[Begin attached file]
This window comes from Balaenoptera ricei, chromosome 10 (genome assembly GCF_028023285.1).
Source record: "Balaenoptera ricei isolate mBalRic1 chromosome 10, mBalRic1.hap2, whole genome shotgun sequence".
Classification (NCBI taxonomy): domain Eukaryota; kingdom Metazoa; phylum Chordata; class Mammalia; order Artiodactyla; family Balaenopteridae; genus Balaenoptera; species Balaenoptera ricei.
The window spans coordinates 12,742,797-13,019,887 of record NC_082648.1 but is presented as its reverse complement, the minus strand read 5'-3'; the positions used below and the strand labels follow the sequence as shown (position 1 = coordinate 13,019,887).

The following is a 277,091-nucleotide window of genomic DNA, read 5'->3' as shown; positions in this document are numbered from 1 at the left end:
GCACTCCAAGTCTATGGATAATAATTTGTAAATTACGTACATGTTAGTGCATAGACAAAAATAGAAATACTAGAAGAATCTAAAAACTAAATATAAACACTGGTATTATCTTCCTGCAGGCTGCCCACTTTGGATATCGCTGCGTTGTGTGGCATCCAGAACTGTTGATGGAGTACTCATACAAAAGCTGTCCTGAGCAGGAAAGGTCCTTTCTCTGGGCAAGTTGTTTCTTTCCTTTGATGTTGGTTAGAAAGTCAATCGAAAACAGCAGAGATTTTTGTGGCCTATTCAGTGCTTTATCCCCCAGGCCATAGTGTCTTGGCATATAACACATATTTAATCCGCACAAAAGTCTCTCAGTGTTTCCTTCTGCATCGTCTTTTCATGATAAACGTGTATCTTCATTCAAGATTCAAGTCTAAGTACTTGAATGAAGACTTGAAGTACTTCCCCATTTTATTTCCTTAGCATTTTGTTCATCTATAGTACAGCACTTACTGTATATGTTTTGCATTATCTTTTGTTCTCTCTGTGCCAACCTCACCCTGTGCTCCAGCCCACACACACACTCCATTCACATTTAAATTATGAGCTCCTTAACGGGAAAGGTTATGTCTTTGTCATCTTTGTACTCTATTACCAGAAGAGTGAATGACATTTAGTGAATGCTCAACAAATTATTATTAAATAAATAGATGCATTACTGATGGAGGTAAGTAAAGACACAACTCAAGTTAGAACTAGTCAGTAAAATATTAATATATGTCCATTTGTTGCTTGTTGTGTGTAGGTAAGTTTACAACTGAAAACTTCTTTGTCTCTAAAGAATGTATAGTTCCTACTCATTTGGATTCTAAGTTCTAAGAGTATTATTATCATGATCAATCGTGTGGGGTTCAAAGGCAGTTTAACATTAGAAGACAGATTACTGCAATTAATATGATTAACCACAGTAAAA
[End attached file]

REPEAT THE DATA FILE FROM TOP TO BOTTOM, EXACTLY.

This window comes from Balaenoptera ricei, chromosome 10 (genome assembly GCF_028023285.1).
Source record: "Balaenoptera ricei isolate mBalRic1 chromosome 10, mBalRic1.hap2, whole genome shotgun sequence".
Classification (NCBI taxonomy): domain Eukaryota; kingdom Metazoa; phylum Chordata; class Mammalia; order Artiodactyla; family Balaenopteridae; genus Balaenoptera; species Balaenoptera ricei.
The window spans coordinates 12,742,797-13,019,887 of record NC_082648.1 but is presented as its reverse complement, the minus strand read 5'-3'; the positions used below and the strand labels follow the sequence as shown (position 1 = coordinate 13,019,887).

The following is a 277,091-nucleotide window of genomic DNA, read 5'->3' as shown; positions in this document are numbered from 1 at the left end:
GCACTCCAAGTCTATGGATAATAATTTGTAAATTACGTACATGTTAGTGCATAGACAAAAATAGAAATACTAGAAGAATCTAAAAACTAAATATAAACACTGGTATTATCTTCCTGCAGGCTGCCCACTTTGGATATCGCTGCGTTGTGTGGCATCCAGAACTGTTGATGGAGTACTCATACAAAAGCTGTCCTGAGCAGGAAAGGTCCTTTCTCTGGGCAAGTTGTTTCTTTCCTTTGATGTTGGTTAGAAAGTCAATCGAAAACAGCAGAGATTTTTGTGGCCTATTCAGTGCTTTATCCCCCAGGCCATAGTGTCTTGGCATATAACACATATTTAATCCGCACAAAAGTCTCTCAGTGTTTCCTTCTGCATCGTCTTTTCATGATAAACGTGTATCTTCATTCAAGATTCAAGTCTAAGTACTTGAATGAAGACTTGAAGTACTTCCCCATTTTATTTCCTTAGCATTTTGTTCATCTATAGTACAGCACTTACTGTATATGTTTTGCATTATCTTTTGTTCTCTCTGTGCCAACCTCACCCTGTGCTCCAGCCCACACACACACTCCATTCACATTTAAATTATGAGCTCCTTAACGGGAAAGGTTATGTCTTTGTCATCTTTGTACTCTATTACCAGAAGAGTGAATGACATTTAGTGAATGCTCAACAAATTATTATTAAATAAATAGATGCATTACTGATGGAGGTAAGTAAAGACACAACTCAAGTTAGAACTAGTCAGTAAAATATTAATATATGTCCATTTGTTGCTTGTTGTGTGTAGGTAAGTTTACAACTGAAAACTTCTTTGTCTCTAAAGAATGTATAGTTCCTACTCATTTGGATTCTAAGTTCTAAGAGTATTATTATCATGATCAATCGTGTGGGGTTCAAAGGCAGTTTAACATTAGAAGACAGATTACTGCAATTAATATGATTAACCACAGTAAAA